Thus, in 2021, Pierce founded #QueertheBallet: an initiative dedicated to sharing LGBTQ+ stories onstage, onscreen, and through educational programs. She then choreographed Animals & Angels, a tender depiction of queer love performed by Audrey Malek and Cortney Taylor Key— the original dancer who pitched her the idea—for a film produced by The Joyce Theater. “Creating queer dance films is so important to me,” she explains, “especially for young queer people who maybe don’t have access to seeing live performances. I want to be creating content that’s accessible for anybody who needs it in their life.” The work was later performed live at the Chelsea Factory, presented in partnership with the Joyce.
There is, however, a negotiation between tradition and innovation. “Our art form is nearly 400 years old,” explains Peter Stark, president and director of The Rock School for Dance Education in Philadelphia. “So, how do we then preserve that [history and tradition]? And yet understand that human beings have moved forward?”
While queer expression has existed in ballet in the past, its appearance on the main stages of mainstream companies is relatively new. Stark, who danced with Boston Ballet, has seen this evolution firsthand. He recalled a romantic duet he performed with another man over 20 years ago for a dancer-choreographer project. “I think we were dabbling then; people have more courage now.”
Stark sees this shift especially in the younger generation he teaches, from male and nonbinary dancers requesting to take classes on pointe to openly queer female students. He also points to works like Justin Peck’s The Times Are Racing, which features roles that dancers perform interchangeably, regardless of gender. “You’re seeing the same choreography but interpreted very differently, based on the body weight and strength of the two dancers,” Stark says. Instead of only seeing the ways men and women can move together, ballet can explore new dynamics of strength, balance, and coordination displayed by same-sex or nonbinary pairings. “It’s creating artistic openings for further expression for choreographers,” Stark continues. After all, art reflects life—and life is filled with queer couples.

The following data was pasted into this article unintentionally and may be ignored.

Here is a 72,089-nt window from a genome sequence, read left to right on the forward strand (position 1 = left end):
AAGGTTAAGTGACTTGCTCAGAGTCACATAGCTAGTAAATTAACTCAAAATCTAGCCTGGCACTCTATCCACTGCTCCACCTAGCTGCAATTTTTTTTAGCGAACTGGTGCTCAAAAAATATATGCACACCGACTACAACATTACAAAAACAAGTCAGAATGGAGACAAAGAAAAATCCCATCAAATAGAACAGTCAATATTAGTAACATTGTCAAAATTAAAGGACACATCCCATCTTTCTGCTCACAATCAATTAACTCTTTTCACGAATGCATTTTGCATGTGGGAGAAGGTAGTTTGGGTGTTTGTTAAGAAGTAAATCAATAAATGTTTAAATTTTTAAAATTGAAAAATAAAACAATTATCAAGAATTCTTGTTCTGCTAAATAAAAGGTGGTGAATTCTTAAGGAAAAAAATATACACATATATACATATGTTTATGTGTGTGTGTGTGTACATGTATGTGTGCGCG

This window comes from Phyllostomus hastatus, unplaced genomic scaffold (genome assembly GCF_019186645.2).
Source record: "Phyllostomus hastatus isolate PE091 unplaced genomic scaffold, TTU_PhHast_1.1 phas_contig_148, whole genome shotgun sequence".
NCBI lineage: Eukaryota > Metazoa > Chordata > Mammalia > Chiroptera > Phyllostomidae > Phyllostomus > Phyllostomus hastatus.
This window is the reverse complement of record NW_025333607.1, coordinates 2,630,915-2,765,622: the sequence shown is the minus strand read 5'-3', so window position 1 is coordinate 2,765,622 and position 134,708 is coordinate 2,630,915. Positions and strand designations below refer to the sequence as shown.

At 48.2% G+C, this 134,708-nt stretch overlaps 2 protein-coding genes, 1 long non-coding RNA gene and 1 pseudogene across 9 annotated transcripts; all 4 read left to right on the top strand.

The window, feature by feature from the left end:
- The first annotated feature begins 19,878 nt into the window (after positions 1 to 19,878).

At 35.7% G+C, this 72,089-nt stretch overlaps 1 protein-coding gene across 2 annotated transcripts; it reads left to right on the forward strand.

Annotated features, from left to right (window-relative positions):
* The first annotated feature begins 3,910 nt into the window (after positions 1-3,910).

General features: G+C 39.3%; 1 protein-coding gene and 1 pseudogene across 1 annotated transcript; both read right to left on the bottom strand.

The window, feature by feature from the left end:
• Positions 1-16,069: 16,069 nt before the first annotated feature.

There has also been a rise in ballet companies specifically dedicated to broadening queer representation. Ballez, founded in 2011 by choreographer Katy Pyle, has adapted classics like Giselle and Sleeping Beauty, among others, into queer narratives that celebrate the LGBTQ+ community. In 2020, Puerto Rican–born dancer Roberto Vega Ortiz and Theresa Knudson co-founded Ballet22, a company based in Oakland, California, composed of male, transgender, and nonbinary artists who dance on pointe. The company’s repertoire includes familiar ballets reimagined as queer love stories, including Joshua Stayton’s His Romeo and Ramón Oller’s Carmen.
“I feel like we’re finally reaching a point where ballet is moving forward,” Menegussi says. “Because, yes, we can keep doing all of the stuff we’ve been doing for hundreds of years, but we’re in 2023. We need to start giving a voice to people that have something more to say.”